SOUTH BEND, Ind. (AP) — Training Indiana’s adults who already have finished high school to fill in-demand jobs —such as dental hygienists, plumbers and truck drivers — is the way to solve a growing problem of businesses struggling to find qualified workers, according to a report released Monday.
The report from the Indiana Skills2Compete Coalition shows that 77 percent of the state’s 2020 workforce already has completed high school.
“So we have to start prioritizing adult solutions to the middle skills gap if we’re going to solve it now,” coalition co-chairwoman Jessica Fraser said. “Any changes that we’re going to make to K-12 education are not going to affect our workforce significantly until after 2025.”
Middle-skills jobs are ones that don’t require a four-year college degree.
The new report, which updates one released in 2010, estimates middle-skills jobs will account for more than 550,000 jobs in Indiana through 2020 — 49.8 percent of all job openings. By comparison, high-skill jobs will account for 27.6 percent of jobs and low-skill jobs will account for 22.6 percent.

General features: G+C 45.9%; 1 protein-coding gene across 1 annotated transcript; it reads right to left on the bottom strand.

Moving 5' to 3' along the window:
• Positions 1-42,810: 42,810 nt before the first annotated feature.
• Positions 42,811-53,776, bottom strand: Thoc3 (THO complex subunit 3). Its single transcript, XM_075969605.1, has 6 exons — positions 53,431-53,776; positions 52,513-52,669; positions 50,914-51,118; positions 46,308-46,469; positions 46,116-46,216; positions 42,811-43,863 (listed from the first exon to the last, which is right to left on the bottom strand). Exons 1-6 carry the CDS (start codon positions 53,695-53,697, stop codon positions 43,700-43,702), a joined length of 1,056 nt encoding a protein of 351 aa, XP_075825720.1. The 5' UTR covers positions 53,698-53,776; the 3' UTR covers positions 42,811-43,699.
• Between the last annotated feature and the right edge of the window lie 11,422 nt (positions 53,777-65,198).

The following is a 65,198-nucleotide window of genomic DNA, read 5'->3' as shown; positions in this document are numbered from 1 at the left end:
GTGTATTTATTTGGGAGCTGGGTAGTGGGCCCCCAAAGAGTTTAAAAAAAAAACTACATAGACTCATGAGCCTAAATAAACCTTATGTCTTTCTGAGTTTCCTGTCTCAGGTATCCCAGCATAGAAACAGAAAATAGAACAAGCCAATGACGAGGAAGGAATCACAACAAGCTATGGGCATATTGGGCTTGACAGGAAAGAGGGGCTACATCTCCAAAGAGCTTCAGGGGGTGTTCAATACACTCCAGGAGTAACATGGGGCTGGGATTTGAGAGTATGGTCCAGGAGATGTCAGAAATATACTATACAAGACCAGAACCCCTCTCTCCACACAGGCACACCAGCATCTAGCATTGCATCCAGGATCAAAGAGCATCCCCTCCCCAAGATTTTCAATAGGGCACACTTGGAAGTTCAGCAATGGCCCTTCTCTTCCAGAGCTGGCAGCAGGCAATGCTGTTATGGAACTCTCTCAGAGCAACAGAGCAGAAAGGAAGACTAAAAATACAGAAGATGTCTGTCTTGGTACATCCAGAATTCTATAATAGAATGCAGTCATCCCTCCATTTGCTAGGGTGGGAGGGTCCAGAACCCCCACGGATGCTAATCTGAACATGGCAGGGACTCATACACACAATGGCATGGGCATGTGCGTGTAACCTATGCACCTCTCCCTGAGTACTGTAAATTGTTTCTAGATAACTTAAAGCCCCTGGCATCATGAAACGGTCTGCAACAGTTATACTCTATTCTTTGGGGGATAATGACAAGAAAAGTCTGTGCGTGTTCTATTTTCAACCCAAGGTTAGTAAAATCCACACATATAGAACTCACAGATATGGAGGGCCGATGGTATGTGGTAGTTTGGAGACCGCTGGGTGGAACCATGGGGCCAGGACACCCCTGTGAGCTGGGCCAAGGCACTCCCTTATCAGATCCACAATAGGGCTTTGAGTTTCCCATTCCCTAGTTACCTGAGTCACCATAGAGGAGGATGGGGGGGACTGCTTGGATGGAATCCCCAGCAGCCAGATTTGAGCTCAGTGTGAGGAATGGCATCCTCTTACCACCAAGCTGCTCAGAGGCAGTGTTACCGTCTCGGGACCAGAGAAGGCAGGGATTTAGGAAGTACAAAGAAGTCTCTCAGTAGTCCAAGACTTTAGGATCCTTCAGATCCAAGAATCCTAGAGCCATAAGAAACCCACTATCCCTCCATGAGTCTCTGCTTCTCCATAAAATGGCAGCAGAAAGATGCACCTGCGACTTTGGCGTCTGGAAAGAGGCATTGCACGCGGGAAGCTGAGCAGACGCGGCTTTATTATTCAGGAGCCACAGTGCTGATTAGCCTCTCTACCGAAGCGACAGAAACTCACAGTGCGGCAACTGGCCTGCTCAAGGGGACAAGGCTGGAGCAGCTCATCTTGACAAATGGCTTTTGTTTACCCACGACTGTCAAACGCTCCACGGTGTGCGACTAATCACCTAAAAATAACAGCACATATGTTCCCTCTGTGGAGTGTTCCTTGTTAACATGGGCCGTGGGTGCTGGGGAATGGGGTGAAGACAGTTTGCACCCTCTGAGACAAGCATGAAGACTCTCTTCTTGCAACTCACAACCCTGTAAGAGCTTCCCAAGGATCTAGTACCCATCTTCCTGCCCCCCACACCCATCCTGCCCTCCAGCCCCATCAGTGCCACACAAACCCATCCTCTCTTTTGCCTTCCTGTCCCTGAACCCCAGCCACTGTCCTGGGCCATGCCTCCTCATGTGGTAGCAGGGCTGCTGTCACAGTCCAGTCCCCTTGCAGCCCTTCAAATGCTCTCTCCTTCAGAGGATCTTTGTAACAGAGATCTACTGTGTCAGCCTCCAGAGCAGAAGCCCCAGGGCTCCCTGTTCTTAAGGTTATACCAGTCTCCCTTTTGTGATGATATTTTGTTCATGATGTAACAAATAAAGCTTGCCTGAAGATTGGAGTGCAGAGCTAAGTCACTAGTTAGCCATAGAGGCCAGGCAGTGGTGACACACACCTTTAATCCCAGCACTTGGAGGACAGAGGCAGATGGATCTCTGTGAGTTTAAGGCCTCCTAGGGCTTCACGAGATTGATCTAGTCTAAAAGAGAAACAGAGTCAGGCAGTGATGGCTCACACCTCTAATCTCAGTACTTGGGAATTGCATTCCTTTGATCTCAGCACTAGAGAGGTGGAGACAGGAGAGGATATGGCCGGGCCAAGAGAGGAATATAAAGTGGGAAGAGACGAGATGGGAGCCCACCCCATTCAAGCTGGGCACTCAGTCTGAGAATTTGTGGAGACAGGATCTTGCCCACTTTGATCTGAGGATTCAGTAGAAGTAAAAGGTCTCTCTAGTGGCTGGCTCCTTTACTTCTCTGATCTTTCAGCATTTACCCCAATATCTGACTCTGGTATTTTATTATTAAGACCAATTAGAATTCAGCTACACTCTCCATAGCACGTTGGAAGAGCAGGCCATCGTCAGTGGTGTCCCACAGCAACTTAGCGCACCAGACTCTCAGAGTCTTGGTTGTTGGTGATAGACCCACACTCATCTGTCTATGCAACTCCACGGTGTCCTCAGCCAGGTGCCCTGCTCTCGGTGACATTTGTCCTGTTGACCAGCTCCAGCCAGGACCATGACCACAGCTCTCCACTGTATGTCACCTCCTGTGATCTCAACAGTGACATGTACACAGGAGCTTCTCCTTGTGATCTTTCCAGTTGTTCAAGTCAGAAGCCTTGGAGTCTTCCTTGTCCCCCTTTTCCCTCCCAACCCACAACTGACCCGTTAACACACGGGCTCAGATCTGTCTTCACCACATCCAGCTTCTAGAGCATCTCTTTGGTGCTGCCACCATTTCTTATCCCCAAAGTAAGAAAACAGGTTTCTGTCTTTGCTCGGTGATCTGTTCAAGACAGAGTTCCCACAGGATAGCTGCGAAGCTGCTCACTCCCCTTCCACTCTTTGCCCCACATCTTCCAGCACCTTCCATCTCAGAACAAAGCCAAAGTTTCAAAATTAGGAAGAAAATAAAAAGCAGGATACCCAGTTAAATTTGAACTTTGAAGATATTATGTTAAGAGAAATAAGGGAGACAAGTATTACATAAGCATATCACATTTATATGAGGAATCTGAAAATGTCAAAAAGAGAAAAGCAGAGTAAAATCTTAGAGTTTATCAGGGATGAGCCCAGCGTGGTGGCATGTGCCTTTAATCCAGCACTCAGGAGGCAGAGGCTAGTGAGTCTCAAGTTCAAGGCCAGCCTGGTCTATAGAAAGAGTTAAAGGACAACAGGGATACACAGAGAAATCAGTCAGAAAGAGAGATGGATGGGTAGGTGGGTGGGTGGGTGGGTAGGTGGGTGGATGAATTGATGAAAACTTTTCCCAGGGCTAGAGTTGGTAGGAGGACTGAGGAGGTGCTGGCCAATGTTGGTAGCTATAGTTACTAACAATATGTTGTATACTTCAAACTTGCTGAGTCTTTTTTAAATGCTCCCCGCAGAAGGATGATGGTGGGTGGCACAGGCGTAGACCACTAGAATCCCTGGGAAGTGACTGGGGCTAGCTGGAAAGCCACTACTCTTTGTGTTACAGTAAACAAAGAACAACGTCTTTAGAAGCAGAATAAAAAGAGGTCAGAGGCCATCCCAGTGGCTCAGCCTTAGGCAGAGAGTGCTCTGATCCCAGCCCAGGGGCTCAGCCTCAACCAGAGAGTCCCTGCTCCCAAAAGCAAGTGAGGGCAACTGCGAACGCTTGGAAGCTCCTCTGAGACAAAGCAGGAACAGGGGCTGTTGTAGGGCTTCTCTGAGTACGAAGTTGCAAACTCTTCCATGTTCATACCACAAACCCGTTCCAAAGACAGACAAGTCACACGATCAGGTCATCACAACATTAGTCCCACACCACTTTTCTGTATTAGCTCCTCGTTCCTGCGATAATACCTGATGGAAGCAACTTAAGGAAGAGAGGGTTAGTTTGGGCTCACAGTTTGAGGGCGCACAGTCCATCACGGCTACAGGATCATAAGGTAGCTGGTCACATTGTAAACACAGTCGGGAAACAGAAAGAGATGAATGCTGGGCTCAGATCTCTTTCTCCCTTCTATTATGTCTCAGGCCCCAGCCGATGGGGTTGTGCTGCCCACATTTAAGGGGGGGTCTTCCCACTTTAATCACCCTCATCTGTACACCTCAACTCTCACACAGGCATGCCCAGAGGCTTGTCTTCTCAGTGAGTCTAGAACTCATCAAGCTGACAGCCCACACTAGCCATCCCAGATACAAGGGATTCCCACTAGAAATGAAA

Fraser said some innovative steps have been taken in the past few years to make sure those still in high school know about the middle-skills job opportunities and to improve their math and reading skills. A similar push needs to be made now for adults, she said.
The coalition also is advocating increasing access to state financial aid for part-time students, saying they don’t have the same opportunity to obtain aid that traditional college students do.
“It’s because historically they have tended to complete college more predictably,” Fraser said.
The report wants every Indiana worker to have access to the equivalent of at least two years of education or training past high school. It also backs state adult education programs providing remedial courses to adults who aren’t ready to immediately attend college.
“That way the state is paying for that remediation and we’re not using Pell Grants and student loans and state financial aid to pay for remediation,” Fraser said.
The coalition, which is co-chaired by state Senate education committee Chairman Dennis Kruse, R-Auburn, is made up of the National Skills Coalition, the Indiana Institute for Working Families, the Indiana Community Action Association and the Joyce Foundation.